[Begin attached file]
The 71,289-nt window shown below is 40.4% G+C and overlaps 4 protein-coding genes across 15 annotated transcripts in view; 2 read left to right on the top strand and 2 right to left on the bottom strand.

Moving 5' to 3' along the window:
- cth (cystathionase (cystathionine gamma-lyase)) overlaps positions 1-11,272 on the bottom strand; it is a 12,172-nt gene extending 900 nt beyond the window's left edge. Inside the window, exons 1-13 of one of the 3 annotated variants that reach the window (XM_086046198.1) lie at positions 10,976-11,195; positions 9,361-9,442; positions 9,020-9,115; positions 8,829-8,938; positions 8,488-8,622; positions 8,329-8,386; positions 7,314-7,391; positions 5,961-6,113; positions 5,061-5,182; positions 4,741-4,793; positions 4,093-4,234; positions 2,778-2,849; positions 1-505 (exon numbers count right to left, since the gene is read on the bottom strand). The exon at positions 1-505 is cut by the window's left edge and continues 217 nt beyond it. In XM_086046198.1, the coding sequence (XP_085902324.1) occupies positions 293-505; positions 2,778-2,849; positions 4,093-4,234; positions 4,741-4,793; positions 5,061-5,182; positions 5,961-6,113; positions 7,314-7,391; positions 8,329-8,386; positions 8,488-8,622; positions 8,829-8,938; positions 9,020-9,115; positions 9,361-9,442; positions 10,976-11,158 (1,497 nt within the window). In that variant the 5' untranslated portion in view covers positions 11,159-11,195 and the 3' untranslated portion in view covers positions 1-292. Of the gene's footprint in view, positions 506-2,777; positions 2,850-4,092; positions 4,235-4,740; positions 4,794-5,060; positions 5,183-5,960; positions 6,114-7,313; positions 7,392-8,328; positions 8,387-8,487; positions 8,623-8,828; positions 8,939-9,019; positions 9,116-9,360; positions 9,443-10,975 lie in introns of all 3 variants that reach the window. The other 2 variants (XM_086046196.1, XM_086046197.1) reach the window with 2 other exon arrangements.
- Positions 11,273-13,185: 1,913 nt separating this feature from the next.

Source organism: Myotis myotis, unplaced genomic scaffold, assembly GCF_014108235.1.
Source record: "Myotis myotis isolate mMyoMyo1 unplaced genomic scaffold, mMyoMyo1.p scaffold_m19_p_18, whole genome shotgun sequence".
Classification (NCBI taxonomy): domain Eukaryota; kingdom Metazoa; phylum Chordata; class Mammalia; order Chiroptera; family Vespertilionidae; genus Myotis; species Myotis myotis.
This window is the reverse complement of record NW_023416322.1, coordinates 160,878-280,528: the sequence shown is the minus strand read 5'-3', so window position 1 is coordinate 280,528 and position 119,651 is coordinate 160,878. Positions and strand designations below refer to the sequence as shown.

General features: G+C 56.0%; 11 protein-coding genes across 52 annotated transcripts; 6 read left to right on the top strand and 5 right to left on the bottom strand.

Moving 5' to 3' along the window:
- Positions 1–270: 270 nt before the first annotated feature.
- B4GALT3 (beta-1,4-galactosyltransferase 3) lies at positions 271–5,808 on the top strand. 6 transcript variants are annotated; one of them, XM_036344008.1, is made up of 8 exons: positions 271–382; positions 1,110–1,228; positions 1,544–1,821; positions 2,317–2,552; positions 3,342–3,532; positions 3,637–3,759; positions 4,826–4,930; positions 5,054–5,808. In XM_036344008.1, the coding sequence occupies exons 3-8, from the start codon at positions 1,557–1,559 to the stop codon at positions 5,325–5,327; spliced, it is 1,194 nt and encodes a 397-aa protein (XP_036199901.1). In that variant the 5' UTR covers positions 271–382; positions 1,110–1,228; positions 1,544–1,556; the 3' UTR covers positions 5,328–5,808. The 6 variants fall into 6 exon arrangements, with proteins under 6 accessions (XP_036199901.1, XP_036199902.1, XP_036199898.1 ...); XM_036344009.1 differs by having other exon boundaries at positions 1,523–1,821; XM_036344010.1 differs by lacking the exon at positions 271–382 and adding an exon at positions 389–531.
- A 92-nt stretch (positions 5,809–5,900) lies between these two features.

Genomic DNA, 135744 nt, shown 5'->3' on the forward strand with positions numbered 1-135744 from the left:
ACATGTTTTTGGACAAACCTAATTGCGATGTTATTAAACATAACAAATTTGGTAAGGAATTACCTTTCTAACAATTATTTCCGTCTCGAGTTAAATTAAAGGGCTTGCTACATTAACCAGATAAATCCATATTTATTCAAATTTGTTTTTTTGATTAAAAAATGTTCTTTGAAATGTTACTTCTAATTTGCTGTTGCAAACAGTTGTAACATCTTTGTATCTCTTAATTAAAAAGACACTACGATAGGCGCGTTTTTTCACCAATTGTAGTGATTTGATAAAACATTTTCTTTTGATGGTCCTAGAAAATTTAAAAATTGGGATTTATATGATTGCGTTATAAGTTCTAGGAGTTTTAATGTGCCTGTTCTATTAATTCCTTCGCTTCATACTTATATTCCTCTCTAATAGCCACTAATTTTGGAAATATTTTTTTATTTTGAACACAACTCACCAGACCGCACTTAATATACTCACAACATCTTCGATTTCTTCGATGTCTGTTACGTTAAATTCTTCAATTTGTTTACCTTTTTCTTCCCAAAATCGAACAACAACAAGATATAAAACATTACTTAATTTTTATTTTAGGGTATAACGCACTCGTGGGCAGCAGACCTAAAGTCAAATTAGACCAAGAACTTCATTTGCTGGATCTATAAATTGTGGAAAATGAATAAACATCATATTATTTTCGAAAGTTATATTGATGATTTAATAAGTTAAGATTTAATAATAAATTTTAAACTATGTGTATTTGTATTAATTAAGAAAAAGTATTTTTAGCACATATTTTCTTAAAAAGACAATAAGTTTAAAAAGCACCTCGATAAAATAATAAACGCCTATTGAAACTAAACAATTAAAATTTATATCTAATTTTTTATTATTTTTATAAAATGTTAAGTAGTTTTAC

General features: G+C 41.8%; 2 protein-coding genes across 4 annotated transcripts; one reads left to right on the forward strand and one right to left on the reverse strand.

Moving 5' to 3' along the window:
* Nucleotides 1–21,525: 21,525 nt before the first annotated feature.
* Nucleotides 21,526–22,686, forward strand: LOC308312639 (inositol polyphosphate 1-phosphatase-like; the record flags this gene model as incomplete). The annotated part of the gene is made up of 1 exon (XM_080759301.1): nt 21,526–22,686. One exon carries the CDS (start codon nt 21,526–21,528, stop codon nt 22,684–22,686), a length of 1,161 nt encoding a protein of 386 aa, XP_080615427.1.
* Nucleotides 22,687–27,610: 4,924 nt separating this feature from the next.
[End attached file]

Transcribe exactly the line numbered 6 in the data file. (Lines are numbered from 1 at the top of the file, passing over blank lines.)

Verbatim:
Source record: "Myotis myotis isolate mMyoMyo1 unplaced genomic scaffold, mMyoMyo1.p scaffold_m19_p_18, whole genome shotgun sequence".